Ford-Cosworth BDA/BDG Engine History
Cosworth was founded in 1958 by Lotus employees Keith Duckworth and Mike Costin. In 1966, with the help of Lotus founder Colin Chapman, Cosworth sold the rights to their FVA engine to Ford and agreed a development contract. Cosworth further solidified their association with Ford in 1969, by developing a double overhead camshaft (DOHC), 16-valve, inline four-cylinder engine for road use in the Ford Escort, meant to be a higher-performance rival to the Lotus-Ford Twincam. As Keith Duckworth was busy designing and developing the DFV, the project was assigned to Mike Hall, who created the 1601cc BDA on the Kent iron block, with the cylinder head being based on the FVA and DFV designs. The camshafts were driven by a toothed belt developed for Fiat 124, hence the name BDA, literally meaning "Belt Drive, A type". It was designed for FIA Group 2 and Group 4 on either rallying or touring car racing purpose.
In 1970, the 1701 cc BDB was created for the Escort RS1600. This engine later received fuel injection for the first time in the series as the 1701cc BDC. Two years later, the BDA series was adopted for Formula 2 and was initially the only engine run by teams. First came the 1790cc BDE, then the 1927cc BDF eventually reaching a maximum of 1975cc for the BDG in 1973, when it was joined in Formula 2 by the BMW M12/7. Due to bore size limits on the iron block, the BDG received a new aluminium block (originally designed by Brian Hart in 1971 and re-engineered by Cosworth). This cylinder block was used as a replacement part in rebuilding many other BD series engines as well as some Mk.XIII engines.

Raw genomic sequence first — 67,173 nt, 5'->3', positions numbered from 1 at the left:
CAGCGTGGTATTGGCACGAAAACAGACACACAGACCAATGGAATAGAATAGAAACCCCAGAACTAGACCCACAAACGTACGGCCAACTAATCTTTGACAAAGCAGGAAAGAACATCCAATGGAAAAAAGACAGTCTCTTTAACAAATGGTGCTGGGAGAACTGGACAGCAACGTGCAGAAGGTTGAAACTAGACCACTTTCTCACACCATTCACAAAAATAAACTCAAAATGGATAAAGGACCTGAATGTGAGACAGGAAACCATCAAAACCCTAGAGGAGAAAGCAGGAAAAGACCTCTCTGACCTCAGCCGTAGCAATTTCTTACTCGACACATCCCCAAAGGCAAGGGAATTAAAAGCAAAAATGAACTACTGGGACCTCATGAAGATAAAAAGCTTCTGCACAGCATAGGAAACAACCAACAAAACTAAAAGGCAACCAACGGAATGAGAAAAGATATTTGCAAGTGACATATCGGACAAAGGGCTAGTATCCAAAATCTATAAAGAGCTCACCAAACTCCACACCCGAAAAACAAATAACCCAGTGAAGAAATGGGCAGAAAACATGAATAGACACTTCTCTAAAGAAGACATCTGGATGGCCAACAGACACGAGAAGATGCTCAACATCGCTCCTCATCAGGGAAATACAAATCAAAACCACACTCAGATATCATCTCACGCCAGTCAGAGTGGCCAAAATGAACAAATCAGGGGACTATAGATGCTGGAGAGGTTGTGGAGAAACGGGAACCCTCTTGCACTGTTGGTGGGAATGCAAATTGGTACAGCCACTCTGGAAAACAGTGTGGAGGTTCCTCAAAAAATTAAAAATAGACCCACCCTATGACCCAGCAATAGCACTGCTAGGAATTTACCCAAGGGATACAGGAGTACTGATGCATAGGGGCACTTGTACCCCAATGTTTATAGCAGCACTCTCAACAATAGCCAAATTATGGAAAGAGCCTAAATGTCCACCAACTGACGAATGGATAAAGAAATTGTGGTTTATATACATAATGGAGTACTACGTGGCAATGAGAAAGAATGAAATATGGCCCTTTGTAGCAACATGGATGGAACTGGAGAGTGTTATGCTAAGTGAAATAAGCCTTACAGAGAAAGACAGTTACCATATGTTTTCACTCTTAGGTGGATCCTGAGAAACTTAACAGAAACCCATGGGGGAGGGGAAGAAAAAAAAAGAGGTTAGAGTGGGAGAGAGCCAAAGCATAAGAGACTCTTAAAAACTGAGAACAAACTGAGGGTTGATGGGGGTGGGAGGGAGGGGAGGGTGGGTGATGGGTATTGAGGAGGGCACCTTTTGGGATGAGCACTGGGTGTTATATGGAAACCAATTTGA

By the time the BD series reached type G, the engine was producing 280bhp at 9,250RPM with a compression ratio of 12:1.
Ridgeway have decades of combined experience in building and rebuilding Ford BD and DFV engines, ensuring they are just as dominant now as they were in period. We can also supply the components required to refresh or rebuild these engines.